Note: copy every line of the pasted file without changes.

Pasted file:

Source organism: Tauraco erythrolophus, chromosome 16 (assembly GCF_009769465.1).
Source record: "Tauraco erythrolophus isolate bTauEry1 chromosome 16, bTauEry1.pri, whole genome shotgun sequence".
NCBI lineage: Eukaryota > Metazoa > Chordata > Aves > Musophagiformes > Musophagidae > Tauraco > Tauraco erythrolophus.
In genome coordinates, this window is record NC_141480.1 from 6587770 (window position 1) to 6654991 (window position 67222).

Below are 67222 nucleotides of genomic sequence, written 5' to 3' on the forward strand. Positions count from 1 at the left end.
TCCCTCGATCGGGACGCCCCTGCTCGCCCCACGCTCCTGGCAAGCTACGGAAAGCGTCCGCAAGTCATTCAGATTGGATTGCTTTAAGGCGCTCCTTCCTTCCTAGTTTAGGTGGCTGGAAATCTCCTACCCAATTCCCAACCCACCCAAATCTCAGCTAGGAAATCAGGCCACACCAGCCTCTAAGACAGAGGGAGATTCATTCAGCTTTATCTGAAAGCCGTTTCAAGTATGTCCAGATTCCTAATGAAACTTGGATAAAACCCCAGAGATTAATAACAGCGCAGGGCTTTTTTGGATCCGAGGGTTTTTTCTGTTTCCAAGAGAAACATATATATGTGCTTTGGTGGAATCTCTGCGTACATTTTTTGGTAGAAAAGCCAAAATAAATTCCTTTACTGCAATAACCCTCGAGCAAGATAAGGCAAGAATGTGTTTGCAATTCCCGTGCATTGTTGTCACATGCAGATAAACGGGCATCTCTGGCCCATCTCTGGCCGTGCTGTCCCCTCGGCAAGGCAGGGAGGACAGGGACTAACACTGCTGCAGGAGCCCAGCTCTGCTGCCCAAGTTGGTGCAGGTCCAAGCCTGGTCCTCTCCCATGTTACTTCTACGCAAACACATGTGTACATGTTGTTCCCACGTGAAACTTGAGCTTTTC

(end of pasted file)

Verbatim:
Source organism: Tauraco erythrolophus, chromosome 16 (assembly GCF_009769465.1).
Source record: "Tauraco erythrolophus isolate bTauEry1 chromosome 16, bTauEry1.pri, whole genome shotgun sequence".
NCBI lineage: Eukaryota > Metazoa > Chordata > Aves > Musophagiformes > Musophagidae > Tauraco > Tauraco erythrolophus.
In genome coordinates, this window is record NC_141480.1 from 6587770 (window position 1) to 6654991 (window position 67222).

Below are 67222 nucleotides of genomic sequence, written 5' to 3' on the forward strand. Positions count from 1 at the left end.
TCCCTCGATCGGGACGCCCCTGCTCGCCCCACGCTCCTGGCAAGCTACGGAAAGCGTCCGCAAGTCATTCAGATTGGATTGCTTTAAGGCGCTCCTTCCTTCCTAGTTTAGGTGGCTGGAAATCTCCTACCCAATTCCCAACCCACCCAAATCTCAGCTAGGAAATCAGGCCACACCAGCCTCTAAGACAGAGGGAGATTCATTCAGCTTTATCTGAAAGCCGTTTCAAGTATGTCCAGATTCCTAATGAAACTTGGATAAAACCCCAGAGATTAATAACAGCGCAGGGCTTTTTTGGATCCGAGGGTTTTTTCTGTTTCCAAGAGAAACATATATATGTGCTTTGGTGGAATCTCTGCGTACATTTTTTGGTAGAAAAGCCAAAATAAATTCCTTTACTGCAATAACCCTCGAGCAAGATAAGGCAAGAATGTGTTTGCAATTCCCGTGCATTGTTGTCACATGCAGATAAACGGGCATCTCTGGCCCATCTCTGGCCGTGCTGTCCCCTCGGCAAGGCAGGGAGGACAGGGACTAACACTGCTGCAGGAGCCCAGCTCTGCTGCCCAAGTTGGTGCAGGTCCAAGCCTGGTCCTCTCCCATGTTACTTCTACGCAAACACATGTGTACATGTTGTTCCCACGTGAAACTTGAGCTTTTC